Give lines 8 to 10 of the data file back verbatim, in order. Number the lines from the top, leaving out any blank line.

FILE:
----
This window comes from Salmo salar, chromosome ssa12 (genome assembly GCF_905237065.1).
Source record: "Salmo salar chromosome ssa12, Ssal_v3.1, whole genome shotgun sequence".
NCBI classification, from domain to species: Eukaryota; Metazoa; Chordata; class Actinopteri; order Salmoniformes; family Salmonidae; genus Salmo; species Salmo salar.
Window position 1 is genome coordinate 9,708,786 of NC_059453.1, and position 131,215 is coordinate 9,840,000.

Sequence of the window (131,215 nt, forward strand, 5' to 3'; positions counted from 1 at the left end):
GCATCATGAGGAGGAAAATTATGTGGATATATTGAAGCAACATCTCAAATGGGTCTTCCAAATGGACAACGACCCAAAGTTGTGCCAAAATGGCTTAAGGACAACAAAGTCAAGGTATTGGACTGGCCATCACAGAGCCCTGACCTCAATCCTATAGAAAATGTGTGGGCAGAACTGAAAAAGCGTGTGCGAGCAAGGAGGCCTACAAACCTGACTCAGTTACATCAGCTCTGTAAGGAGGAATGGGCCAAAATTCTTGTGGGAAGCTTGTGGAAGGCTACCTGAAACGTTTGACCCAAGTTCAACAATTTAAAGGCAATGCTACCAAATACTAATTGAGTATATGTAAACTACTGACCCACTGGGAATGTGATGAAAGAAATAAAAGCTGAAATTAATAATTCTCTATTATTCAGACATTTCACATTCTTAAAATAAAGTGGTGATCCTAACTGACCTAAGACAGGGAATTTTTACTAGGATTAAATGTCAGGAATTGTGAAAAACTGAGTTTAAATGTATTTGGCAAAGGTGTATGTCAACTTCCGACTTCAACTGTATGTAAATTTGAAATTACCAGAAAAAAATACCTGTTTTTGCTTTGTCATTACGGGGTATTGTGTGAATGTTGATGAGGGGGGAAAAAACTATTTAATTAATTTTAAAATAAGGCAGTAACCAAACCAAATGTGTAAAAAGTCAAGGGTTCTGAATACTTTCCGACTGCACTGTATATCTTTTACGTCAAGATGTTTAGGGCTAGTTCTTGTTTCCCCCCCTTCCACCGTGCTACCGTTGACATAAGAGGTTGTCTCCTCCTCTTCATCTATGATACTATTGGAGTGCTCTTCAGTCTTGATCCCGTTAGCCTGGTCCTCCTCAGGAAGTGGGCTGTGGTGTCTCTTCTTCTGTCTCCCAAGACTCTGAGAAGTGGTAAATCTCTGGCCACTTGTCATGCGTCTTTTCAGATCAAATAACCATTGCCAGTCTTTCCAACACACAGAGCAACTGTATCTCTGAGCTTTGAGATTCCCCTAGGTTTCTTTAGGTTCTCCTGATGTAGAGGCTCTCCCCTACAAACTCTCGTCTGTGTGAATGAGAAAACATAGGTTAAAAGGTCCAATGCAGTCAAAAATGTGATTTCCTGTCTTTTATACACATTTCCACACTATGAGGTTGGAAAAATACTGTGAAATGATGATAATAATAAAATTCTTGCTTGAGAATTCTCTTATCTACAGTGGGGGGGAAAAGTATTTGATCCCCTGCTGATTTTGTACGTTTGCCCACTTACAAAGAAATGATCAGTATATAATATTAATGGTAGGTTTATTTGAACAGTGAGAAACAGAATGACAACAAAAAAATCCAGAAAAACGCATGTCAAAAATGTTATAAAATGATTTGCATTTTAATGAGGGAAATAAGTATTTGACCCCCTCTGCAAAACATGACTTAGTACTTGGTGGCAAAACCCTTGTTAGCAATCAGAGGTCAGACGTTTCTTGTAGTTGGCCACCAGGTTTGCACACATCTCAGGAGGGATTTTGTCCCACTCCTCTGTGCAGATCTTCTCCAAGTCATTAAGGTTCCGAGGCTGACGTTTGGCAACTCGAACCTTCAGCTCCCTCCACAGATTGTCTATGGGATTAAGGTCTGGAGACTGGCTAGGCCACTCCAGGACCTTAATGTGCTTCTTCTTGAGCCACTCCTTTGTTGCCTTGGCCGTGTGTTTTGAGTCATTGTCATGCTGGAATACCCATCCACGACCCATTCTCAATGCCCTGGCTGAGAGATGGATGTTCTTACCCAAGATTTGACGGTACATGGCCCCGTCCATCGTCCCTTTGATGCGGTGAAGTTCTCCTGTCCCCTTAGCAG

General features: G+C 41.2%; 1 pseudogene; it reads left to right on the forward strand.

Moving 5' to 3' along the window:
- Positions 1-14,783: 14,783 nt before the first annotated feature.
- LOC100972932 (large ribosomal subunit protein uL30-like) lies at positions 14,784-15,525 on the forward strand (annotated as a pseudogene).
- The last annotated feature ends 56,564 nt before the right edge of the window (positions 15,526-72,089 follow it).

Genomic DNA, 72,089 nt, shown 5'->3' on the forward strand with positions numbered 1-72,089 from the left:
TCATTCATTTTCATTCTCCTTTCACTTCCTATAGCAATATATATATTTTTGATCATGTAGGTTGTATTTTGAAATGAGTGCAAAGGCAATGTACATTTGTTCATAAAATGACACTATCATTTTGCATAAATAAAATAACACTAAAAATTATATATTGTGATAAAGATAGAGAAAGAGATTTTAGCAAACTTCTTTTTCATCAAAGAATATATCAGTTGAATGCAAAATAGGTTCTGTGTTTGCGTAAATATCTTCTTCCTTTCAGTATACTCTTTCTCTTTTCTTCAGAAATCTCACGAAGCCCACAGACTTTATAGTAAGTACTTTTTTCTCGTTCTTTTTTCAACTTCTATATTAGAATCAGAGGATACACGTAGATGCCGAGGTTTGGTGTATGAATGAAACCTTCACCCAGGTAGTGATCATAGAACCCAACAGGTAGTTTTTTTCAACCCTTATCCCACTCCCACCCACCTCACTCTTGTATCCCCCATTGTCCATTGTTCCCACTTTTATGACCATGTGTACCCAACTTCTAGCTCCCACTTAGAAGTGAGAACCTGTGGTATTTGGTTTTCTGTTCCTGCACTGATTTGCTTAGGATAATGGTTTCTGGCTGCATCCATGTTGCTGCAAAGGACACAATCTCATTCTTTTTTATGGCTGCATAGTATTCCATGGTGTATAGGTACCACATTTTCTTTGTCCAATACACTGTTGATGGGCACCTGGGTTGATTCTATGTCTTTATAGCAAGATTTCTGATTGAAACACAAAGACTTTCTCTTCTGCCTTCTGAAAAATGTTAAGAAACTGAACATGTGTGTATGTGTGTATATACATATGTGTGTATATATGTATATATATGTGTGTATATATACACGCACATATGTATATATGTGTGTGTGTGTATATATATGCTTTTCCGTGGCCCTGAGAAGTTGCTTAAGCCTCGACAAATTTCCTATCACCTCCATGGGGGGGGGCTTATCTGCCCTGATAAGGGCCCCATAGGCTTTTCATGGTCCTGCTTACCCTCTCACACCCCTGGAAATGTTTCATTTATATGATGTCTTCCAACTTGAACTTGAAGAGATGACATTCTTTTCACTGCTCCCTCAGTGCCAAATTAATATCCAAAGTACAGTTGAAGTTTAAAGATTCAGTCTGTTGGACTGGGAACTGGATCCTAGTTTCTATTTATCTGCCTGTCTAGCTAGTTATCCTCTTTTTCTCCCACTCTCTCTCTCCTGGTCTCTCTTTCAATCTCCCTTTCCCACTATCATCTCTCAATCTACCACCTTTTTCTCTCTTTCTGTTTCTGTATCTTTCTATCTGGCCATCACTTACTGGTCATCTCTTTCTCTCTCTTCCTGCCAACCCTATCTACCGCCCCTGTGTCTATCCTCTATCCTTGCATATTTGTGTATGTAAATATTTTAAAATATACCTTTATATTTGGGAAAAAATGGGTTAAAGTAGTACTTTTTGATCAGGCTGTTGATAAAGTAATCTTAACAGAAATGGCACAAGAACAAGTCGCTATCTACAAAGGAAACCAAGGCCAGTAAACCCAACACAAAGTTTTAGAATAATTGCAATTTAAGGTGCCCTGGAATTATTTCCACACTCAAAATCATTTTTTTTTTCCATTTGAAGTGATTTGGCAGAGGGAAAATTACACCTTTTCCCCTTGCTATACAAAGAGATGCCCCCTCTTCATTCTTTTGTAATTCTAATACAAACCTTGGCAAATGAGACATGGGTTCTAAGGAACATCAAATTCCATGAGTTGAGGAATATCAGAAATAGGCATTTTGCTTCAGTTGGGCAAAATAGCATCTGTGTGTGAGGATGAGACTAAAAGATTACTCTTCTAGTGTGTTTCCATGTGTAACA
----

Moving 5' to 3' along the window:
- Positions 1-14,783: 14,783 nt before the first annotated feature.
- LOC100972932 (large ribosomal subunit protein uL30-like) lies at positions 14,784-15,525 on the forward strand (annotated as a pseudogene).